There are at least four more pending judicial reviews by the government. What if these four are disqualified six months or more down the road, will they have to repay everything? And what about the votes they cast in the meantime?
The second point is made in paragraphs 57 to 59 of the Court of Appeal Judgment. They say that the court has no jurisdiction to deal with arguments as to the scope and effect of the Interpretation. This is even more worrying than the first point.
During submissions, the Chief Judge is reported to have criticized Hectar Pun SC, Counsel for Leung, when the latter submitted that the Interpretation was making local law and hence exceeded the ambit of Article 158. The Chief Judge said that was arrogance and ignorance of common law lawyers and asked for evidence from a Mainland civil law expert.
Such criticism is perplexing. The court is not being asked to rule on Mainland civil law or to understand the Interpretation by applying Mainland civil law. Hong Kong courts and judges can only operate within the common law system.
Article 158 of the Basic Law authorizes the Hong Kong courts to use common law when interpreting provisions in the Basic Law. The Interpretation which “interprets” the Basic Law has become part of Hong Kong law and its scope and effect can only be applied by the Hong Kong courts using common law.
Senior Counsel was making a perfectly valid point when he submitted that the Interpretation, in detailing what it means to “decline” to take the oath, has supplemented the word “decline”, which only appears in section 21 of the Oaths and Declaration Ordinance but not in Article 104 of the Basic Law.
If the court, when applying the common law, is “audacious” enough to find that part of the Interpretation exceeds the ambit of Article 158 and is thus not binding on the Hong Kong courts, this may bring about another Interpretation overturning that outcome, but that does not mean that the Hong Kong court should apply Mainland law. It is not a matter of arrogance or ignorance, it is simply due to the difference in the two systems.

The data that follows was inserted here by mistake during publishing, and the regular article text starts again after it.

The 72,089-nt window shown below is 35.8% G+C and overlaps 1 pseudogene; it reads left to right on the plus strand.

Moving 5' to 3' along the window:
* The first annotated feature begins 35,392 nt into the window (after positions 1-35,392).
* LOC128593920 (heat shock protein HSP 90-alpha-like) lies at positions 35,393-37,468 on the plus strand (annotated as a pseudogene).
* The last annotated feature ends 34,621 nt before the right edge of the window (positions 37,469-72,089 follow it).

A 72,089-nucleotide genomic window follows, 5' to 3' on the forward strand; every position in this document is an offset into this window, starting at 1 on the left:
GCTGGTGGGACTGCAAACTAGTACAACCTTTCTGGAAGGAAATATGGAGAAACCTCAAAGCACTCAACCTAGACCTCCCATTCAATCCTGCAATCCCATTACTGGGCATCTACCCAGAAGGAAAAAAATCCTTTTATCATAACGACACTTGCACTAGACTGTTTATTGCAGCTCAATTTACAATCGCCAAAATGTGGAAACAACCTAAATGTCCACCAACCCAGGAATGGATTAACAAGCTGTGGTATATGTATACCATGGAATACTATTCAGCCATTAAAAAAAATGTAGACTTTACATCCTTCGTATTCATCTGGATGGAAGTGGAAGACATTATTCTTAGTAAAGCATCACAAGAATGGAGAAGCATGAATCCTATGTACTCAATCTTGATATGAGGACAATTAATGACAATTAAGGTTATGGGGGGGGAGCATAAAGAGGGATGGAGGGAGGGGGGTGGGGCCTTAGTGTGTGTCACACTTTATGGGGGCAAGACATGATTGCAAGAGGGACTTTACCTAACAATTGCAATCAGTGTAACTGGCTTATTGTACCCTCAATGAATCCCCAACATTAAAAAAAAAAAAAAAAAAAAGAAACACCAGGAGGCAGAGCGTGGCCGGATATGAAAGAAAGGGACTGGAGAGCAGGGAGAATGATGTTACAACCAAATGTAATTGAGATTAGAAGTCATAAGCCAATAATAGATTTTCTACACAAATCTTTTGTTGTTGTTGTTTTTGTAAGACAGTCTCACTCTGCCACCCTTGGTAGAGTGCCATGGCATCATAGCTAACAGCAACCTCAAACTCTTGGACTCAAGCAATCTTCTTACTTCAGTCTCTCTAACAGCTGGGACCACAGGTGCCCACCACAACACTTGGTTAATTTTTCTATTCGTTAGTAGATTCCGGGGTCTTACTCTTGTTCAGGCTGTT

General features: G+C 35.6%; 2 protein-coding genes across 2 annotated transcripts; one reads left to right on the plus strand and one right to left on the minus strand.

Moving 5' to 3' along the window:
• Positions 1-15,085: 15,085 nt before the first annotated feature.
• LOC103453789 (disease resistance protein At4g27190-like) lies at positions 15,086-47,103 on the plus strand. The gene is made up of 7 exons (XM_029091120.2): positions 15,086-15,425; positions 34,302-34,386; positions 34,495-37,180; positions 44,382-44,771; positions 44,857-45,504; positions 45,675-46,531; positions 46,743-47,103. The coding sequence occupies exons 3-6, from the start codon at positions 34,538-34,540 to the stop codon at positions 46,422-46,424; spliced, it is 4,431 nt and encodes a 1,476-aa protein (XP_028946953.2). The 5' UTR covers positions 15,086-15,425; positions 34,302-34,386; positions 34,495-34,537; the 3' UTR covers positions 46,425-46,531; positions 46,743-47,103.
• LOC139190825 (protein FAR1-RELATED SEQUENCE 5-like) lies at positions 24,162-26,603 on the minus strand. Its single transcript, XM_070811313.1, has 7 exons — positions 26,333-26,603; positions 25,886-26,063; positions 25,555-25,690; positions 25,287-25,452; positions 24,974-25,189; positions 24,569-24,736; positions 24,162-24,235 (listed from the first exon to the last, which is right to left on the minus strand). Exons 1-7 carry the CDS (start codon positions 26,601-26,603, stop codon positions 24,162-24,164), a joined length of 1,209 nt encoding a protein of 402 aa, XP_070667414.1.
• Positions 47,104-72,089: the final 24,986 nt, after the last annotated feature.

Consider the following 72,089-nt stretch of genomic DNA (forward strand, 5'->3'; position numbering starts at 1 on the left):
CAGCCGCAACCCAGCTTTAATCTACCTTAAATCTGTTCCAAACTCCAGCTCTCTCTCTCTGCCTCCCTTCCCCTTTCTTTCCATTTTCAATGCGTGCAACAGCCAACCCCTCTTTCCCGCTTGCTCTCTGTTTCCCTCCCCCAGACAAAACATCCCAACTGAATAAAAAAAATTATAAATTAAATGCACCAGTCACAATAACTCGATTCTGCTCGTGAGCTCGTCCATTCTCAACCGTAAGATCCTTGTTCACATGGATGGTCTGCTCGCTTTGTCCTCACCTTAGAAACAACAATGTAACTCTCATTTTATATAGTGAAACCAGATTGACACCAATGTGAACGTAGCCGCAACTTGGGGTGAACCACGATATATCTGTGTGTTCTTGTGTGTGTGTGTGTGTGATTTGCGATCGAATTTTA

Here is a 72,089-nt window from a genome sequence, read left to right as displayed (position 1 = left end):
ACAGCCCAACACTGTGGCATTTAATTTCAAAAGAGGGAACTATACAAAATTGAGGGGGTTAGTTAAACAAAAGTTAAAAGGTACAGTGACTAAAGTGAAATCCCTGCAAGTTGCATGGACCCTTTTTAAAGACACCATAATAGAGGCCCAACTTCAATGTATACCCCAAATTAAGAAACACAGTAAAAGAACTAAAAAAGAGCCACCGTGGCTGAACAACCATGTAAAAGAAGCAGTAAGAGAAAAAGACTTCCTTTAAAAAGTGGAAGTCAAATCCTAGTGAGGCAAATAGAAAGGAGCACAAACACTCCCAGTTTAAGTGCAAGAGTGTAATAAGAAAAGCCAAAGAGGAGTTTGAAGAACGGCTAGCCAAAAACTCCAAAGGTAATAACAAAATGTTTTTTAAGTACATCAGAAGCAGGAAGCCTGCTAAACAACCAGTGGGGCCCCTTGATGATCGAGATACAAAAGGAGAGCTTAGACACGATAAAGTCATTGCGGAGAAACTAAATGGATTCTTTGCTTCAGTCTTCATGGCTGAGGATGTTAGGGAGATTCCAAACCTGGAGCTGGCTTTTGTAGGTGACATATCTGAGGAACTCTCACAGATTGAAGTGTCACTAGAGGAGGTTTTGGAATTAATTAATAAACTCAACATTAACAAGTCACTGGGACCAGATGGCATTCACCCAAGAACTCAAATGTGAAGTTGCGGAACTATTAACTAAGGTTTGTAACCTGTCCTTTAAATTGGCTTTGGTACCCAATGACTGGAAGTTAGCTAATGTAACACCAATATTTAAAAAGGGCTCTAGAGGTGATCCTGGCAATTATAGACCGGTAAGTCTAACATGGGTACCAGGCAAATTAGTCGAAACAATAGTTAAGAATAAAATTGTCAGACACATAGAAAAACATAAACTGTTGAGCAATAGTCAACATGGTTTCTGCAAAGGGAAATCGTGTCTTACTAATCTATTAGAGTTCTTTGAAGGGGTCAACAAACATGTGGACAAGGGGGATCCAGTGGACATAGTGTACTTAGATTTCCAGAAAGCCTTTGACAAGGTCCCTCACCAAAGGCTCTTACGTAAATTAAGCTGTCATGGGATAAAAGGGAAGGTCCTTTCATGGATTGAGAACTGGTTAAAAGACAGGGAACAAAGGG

It is important to remember other provisions in the Basic Law. Article 17 provides that Hong Kong has independent legislative powers and if the NPCSC finds a law to be non-conforming, it may return the same, but shall not amend it.
Article 18 provides that national laws that apply to Hong Kong must go through Annex III. Thus the NPCSC cannot legislate for Hong Kong under the guise of interpreting the Basic Law. But if, as the Court of Appeal says, it has no jurisdiction to entertain arguments that the Interpretation has amended our local law and hence exceeded its remit, it is ignoring the protection given to us by Articles 17 and 18.
The Basic Law is our mini constitution. It has to be implemented through enactment of local laws. The recent NPCSC Interpretation seeks to interpret the words “in accordance with law” in Article 104. But there are many provisions in the Basic Law with the words “in accordance with law” or such equivalent.
Nearly all our rights are protected via such local legislation. If the NPCSC can vary such local legislation at any time and even before the judge gives his ruling, so as to tell our courts what such local laws mean or do not mean, and our courts are powerless in the face of such Interpretation, this spells the end of our last bulwark of defence.
Is there any alternative to the ruling of the court in the Leung Yau case? This will be discussed in Part 2.